The impact of artisanal gold mining, ore processing and mineralization on water quality in Marmato, Colombia

Keith W. Torrance, Stewart D. Redwood, Alessandro Cecchi

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Abstract

Marmato, Colombia, has been an important centre of gold mining since before the first Spanish colonizers arrived in 1536. The Marmato deposit is hosted in a dacite and andesite porphyry stock as sheeted sulphide-rich veinlet systems. The district is currently experiencing a surge in both major mining projects and artisanal mining, driven by sustained high gold prices. Ore from small-scale and artisanal gold mining is processed in numerous small mills (entables) around Marmato, which impact surface water quality through the discharge of milled waste rock slurry, highly alkaline cyanide-treated effluent, and high dissolved metal loads. To investigate the impact of artisanal mining and ore processing, water samples were collected in January 2012 from streams around Marmato. The average dissolved metal concentrations in impacted streams were Zn, 78 mg L −1; Pb, 0.43 mg L −1; Cu, 403 µg L −1 Cd, 255 µg L −1; As, 235 µg L −1; Ni, 67 µg L −1; Co, 55 µg L −1; Sb, 7 µg L −1; and Hg, 42 ng L −1, exceeding World Health Organization drinking water guidelines. In addition, arsenic speciation was conducted in-situ and indicated that 91–95% of inorganic arsenic species is in the form of As(V). Spatial analysis of the data suggests that entables processing ore for artisanal miners are the main contributor to water pollution, with high sediment loads, alkalinity and elevated concentrations of dissolved arsenic, cadmium, mercury and lead, caused by the processing of gold-bearing sulphides in the entables. Geochemical data from surface water were compared to a comprehensive data set of whole rock analyses from drill core and channel samples from the deposit, indicating that the deposit is significantly enriched in gold, silver, lead, zinc, arsenic, antimony, and cadmium compared to crustal averages, which is reflected in the surface water geochemistry. However, elevated mercury levels in surface water cannot be explained by enrichment of mercury in the deposit and strongly suggest that mercury is being added to concentrates during ore processing to amalgamate fine gold.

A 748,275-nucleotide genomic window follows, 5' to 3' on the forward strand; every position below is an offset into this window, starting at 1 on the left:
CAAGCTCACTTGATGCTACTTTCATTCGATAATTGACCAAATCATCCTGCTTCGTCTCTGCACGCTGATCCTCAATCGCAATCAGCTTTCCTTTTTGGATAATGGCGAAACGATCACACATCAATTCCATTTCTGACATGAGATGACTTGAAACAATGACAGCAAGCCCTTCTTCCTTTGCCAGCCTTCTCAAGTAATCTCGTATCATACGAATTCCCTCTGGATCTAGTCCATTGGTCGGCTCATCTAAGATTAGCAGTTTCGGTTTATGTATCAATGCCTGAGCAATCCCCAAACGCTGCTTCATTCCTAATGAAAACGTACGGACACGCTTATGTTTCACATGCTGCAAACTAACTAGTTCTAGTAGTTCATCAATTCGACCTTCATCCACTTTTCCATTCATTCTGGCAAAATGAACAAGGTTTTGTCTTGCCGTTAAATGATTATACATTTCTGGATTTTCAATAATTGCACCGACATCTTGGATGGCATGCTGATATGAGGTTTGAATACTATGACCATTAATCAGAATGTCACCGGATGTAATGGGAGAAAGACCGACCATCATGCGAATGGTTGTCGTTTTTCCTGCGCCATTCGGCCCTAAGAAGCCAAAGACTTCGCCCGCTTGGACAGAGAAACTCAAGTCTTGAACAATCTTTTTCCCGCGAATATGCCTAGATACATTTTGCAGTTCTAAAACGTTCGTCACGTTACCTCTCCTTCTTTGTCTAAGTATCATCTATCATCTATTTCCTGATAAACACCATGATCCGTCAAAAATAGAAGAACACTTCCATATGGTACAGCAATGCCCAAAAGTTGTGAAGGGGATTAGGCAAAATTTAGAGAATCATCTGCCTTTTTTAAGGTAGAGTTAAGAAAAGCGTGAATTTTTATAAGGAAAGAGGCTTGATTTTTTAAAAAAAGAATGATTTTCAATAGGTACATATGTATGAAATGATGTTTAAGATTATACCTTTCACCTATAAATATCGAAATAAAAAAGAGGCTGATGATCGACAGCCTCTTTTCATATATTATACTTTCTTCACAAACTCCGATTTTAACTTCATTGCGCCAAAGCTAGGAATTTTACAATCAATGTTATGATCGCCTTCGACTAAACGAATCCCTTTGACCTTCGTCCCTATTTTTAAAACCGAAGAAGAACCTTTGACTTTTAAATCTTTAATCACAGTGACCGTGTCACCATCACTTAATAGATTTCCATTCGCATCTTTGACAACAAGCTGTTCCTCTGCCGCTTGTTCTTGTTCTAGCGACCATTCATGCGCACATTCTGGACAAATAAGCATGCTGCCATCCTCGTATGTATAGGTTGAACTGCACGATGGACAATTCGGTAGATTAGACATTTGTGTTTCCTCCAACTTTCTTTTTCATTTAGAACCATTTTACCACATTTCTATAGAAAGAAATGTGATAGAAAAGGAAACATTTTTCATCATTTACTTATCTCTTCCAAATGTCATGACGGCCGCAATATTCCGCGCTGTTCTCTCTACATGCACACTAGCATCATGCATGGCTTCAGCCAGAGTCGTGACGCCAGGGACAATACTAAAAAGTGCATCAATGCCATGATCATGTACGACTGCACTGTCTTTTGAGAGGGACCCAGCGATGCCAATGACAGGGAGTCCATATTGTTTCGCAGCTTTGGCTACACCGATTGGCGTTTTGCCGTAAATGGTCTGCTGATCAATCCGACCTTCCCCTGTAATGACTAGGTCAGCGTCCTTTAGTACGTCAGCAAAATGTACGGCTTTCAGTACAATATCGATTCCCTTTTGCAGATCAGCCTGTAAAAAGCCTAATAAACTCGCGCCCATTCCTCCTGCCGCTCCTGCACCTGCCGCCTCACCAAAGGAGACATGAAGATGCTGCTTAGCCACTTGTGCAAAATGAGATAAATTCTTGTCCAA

Original languageEnglish
Number of pages18
JournalEnvironmental Geochemistry and Health
Early online date11 Apr 2021
DOIs
Publication statusE-pub ahead of print - 11 Apr 2021

Keywords

  • Marmato
  • water quality
  • artisanal and small-scale gold mining
  • Colombia
  • arsenic speciation
  • mercury

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